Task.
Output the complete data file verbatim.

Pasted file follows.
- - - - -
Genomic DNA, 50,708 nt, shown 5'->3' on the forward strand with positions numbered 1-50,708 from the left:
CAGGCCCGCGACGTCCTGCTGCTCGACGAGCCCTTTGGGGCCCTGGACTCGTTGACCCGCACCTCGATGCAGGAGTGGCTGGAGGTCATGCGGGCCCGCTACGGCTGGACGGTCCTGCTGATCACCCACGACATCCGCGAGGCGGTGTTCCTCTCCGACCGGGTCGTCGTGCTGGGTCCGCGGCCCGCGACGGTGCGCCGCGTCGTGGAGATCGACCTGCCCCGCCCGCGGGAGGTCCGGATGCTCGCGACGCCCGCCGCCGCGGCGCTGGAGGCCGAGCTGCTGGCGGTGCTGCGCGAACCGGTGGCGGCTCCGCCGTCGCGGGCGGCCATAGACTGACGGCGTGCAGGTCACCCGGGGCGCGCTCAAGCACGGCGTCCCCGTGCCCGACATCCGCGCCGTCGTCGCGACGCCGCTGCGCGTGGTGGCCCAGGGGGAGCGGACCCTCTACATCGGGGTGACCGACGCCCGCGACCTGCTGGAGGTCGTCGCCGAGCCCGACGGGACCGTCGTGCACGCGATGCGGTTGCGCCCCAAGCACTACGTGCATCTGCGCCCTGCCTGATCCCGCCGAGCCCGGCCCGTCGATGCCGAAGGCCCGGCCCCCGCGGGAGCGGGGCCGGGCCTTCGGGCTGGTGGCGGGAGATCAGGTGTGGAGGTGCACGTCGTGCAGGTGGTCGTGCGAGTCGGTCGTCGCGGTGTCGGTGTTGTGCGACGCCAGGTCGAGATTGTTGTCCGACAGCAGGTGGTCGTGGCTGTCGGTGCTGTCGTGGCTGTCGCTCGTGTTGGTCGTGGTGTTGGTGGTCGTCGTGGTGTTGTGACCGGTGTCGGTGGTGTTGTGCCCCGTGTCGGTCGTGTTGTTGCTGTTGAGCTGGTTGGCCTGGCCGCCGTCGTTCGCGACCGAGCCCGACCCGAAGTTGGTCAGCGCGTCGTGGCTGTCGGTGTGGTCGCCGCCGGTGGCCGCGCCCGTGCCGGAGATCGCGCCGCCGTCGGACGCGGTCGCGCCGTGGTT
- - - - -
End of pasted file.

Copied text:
Genomic DNA, 50,708 nt, shown 5'->3' on the forward strand with positions numbered 1-50,708 from the left:
CAGGCCCGCGACGTCCTGCTGCTCGACGAGCCCTTTGGGGCCCTGGACTCGTTGACCCGCACCTCGATGCAGGAGTGGCTGGAGGTCATGCGGGCCCGCTACGGCTGGACGGTCCTGCTGATCACCCACGACATCCGCGAGGCGGTGTTCCTCTCCGACCGGGTCGTCGTGCTGGGTCCGCGGCCCGCGACGGTGCGCCGCGTCGTGGAGATCGACCTGCCCCGCCCGCGGGAGGTCCGGATGCTCGCGACGCCCGCCGCCGCGGCGCTGGAGGCCGAGCTGCTGGCGGTGCTGCGCGAACCGGTGGCGGCTCCGCCGTCGCGGGCGGCCATAGACTGACGGCGTGCAGGTCACCCGGGGCGCGCTCAAGCACGGCGTCCCCGTGCCCGACATCCGCGCCGTCGTCGCGACGCCGCTGCGCGTGGTGGCCCAGGGGGAGCGGACCCTCTACATCGGGGTGACCGACGCCCGCGACCTGCTGGAGGTCGTCGCCGAGCCCGACGGGACCGTCGTGCACGCGATGCGGTTGCGCCCCAAGCACTACGTGCATCTGCGCCCTGCCTGATCCCGCCGAGCCCGGCCCGTCGATGCCGAAGGCCCGGCCCCCGCGGGAGCGGGGCCGGGCCTTCGGGCTGGTGGCGGGAGATCAGGTGTGGAGGTGCACGTCGTGCAGGTGGTCGTGCGAGTCGGTCGTCGCGGTGTCGGTGTTGTGCGACGCCAGGTCGAGATTGTTGTCCGACAGCAGGTGGTCGTGGCTGTCGGTGCTGTCGTGGCTGTCGCTCGTGTTGGTCGTGGTGTTGGTGGTCGTCGTGGTGTTGTGACCGGTGTCGGTGGTGTTGTGCCCCGTGTCGGTCGTGTTGTTGCTGTTGAGCTGGTTGGCCTGGCCGCCGTCGTTCGCGACCGAGCCCGACCCGAAGTTGGTCAGCGCGTCGTGGCTGTCGGTGTGGTCGCCGCCGGTGGCCGCGCCCGTGCCGGAGATCGCGCCGCCGTCGGACGCGGTCGCGCCGTGGTT